This past August, the fatal shooting of six Italian men exiting a restaurant in Duisburg, Germany, informed the world of what Italian authorities already knew: Italy's 'Ndrangheta crime syndicate had come of age as an international force.
The Cosa Nostra, Italy's Sicilian mafia, used to be the country's most notorious and feared organization. But the capture this week of Salvatore Lo Piccolo showed how far they have fallen: For the second time in less than two years, their top boss was arrested.
As the Cosa Nostra wilted under the focused efforts of Italy's antimafia forces, however, the 'Ndrangheta quietly flourished. But after the assassination of a politician in the 'Ndrangheta's home province in 2005, the government vowed to crack down on the syndicate. An antimafia youth group – Ammazzateci Tutti – also rose up, vowing to hold the government to its promise.
"It was a mistake, because the state should investigate all criminal organizations," says Giuseppe Lumia, vice president of Italy's antimafia parliamentary commission. "If we were to use a sports metaphor, the state is recuperating, is training with its best players, but has not yet formed a team that is able to win the championship."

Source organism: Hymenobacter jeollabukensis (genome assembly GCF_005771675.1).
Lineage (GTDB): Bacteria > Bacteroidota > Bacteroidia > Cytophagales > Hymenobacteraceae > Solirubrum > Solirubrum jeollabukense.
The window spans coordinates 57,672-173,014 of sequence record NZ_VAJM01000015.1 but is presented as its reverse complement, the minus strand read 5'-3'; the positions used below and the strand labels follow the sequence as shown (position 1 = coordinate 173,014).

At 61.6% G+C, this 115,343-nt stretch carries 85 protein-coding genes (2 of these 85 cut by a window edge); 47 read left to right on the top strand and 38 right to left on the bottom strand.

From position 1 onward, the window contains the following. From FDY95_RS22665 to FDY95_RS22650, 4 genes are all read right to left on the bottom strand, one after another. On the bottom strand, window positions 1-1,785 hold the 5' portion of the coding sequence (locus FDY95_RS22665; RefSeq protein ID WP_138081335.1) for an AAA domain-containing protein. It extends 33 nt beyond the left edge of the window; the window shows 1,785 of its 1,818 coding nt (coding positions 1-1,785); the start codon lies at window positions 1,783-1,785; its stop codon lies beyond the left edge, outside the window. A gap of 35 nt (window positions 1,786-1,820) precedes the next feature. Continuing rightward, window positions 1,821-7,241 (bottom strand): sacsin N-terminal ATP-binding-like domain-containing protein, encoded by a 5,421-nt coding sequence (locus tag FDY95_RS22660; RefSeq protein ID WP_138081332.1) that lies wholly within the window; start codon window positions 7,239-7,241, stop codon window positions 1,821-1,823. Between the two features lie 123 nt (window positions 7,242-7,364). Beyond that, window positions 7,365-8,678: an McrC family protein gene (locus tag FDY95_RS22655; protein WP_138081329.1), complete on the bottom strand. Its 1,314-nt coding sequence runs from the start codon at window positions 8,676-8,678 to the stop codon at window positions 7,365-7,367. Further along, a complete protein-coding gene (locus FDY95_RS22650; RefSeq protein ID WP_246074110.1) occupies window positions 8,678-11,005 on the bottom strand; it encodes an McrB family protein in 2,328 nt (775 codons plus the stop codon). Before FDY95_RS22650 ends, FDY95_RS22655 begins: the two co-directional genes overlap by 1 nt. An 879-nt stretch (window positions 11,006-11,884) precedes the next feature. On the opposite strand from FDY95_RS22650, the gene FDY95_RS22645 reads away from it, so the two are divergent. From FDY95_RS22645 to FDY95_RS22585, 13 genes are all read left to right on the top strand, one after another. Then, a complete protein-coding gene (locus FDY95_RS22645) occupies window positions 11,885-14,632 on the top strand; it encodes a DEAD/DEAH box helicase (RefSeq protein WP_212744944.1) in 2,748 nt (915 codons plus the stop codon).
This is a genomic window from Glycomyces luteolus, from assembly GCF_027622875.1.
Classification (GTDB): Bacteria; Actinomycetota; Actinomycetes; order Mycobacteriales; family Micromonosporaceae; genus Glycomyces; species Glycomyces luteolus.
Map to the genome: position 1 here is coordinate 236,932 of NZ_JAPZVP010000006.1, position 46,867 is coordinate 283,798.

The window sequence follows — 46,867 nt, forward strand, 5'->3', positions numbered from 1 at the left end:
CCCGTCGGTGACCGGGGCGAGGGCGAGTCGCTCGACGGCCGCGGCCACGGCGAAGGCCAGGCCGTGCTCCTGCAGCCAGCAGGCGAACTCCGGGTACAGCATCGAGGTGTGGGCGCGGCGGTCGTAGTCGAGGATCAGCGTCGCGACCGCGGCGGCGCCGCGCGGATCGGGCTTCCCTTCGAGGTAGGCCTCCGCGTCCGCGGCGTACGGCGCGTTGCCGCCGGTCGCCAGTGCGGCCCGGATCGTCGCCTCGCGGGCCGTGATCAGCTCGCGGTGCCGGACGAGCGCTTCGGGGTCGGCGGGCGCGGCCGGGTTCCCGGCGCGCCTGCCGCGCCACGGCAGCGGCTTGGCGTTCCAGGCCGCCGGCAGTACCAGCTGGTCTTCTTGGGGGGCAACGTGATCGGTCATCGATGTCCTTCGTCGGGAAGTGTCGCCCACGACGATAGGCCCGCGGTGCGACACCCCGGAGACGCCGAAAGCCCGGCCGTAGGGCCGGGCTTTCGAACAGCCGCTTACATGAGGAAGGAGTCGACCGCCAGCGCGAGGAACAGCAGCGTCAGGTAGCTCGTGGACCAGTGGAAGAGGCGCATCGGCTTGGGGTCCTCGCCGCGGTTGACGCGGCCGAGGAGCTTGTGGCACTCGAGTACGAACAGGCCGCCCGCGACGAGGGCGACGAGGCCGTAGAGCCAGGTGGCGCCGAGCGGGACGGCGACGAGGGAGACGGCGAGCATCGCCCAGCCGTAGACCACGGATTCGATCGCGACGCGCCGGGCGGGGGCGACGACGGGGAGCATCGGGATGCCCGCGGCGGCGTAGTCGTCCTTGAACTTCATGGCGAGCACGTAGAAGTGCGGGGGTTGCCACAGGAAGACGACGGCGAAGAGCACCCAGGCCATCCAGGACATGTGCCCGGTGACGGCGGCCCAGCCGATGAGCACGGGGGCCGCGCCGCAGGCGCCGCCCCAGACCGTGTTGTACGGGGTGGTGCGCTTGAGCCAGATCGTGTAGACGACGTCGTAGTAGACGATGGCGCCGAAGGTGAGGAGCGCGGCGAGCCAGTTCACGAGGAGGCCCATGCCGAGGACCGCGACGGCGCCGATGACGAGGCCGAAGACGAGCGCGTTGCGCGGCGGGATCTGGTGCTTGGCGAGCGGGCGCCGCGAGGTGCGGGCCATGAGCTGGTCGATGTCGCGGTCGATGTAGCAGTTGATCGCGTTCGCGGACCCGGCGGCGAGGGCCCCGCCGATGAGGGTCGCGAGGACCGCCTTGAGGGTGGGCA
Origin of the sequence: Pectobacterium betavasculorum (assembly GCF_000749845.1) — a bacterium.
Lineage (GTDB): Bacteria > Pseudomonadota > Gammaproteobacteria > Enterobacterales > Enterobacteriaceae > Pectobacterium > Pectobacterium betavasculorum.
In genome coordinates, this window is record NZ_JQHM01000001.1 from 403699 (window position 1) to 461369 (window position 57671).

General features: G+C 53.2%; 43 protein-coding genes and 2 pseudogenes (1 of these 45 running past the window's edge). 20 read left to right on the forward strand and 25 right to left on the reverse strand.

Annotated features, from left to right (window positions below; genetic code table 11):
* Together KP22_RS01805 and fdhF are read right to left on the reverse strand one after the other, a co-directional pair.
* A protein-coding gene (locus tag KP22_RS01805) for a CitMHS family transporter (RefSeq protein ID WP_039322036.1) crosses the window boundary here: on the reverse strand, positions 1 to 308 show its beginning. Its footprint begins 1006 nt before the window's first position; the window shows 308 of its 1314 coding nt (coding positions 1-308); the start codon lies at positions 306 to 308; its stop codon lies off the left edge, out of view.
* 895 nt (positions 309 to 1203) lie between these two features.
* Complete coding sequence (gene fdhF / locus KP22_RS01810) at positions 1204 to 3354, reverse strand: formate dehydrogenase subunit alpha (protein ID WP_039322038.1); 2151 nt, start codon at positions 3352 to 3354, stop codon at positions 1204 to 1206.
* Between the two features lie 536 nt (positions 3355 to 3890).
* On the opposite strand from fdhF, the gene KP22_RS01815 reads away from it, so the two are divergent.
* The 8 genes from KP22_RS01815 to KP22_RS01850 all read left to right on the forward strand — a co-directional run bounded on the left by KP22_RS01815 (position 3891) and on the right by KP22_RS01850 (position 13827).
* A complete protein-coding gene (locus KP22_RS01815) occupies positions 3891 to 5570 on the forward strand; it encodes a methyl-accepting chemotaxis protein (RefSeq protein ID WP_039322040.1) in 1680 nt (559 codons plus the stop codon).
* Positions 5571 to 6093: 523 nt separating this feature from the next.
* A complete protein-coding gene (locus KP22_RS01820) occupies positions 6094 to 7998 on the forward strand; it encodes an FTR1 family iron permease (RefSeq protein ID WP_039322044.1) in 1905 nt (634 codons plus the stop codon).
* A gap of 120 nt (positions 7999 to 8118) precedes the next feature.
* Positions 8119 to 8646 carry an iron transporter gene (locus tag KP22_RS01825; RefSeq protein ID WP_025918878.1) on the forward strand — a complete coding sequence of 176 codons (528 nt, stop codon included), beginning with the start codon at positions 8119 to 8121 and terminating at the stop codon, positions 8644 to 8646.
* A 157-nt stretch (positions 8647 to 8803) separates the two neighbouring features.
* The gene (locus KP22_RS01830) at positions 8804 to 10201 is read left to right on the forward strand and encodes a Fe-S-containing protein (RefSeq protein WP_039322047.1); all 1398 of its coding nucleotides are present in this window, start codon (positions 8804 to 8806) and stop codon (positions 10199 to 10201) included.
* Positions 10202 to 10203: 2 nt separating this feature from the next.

Europe's biggest cocaine player
Based in Calabria, the southernmost province of Italy's mainland, the 'Ndrangheta was once largely limited to shaking down small-town merchants and kidnapping for ransom.
Today, the 'Ndrangheta has formed close ties with Colombia's Medellin drug cartel and become the biggest player in Europe's cocaine market, says Alberto Cisterna, a magistrate with Italy's National Antimafia Directorate in Rome.
Italian officials and experts estimate that 80 percent of Europe's imports come through the Calabrian port of Gioia Touro, which local police say is controlled by the syndicate.
Prosecutors estimate that the 'Ndrangheta's operation generates ¤36 billion ($52 billion) a year in revenues. According to a 2005 report by the Italian social research institute Eurispes, drug trafficking accounted for ¤22.3 billion, with extortion, arms trafficking, and loan sharking also bringing substantial revenues.
The syndicate has used its proceeds to invest in northern Italy and the rest of Europe, says Nicola Gratteri, Calabria's senior magistrate, who has battled the 'Ndrangheta for nearly 20 years – doing everything from ordering wiretaps to prosecuting court cases. The Italian and German press, including Panorama and Stern magazines, have reported money-laundering schemes by the 'Ndrangheta across Europe.
According to a report presented by Italian Prime Minister Romano Prodi's office in August, the syndicate has "a sizable presence" in Germany, France, Belgium, the Netherlands, the Balkans, Eastern Europe, and South America.
Virtually impervious family ties
With members recruited on the basis of family ties, the 'Ndrangheta is virtually impervious to police infiltration. "Every locali, or cell, is composed of people who belong to family, and this is why there are no justice collaborators," says Mr. Gratteri, adding that only 42 turncoats have come from the 'Ndrangheta, compared with 700 to 1,000 from the Cosa Nostra and 2,000 from the Camorra.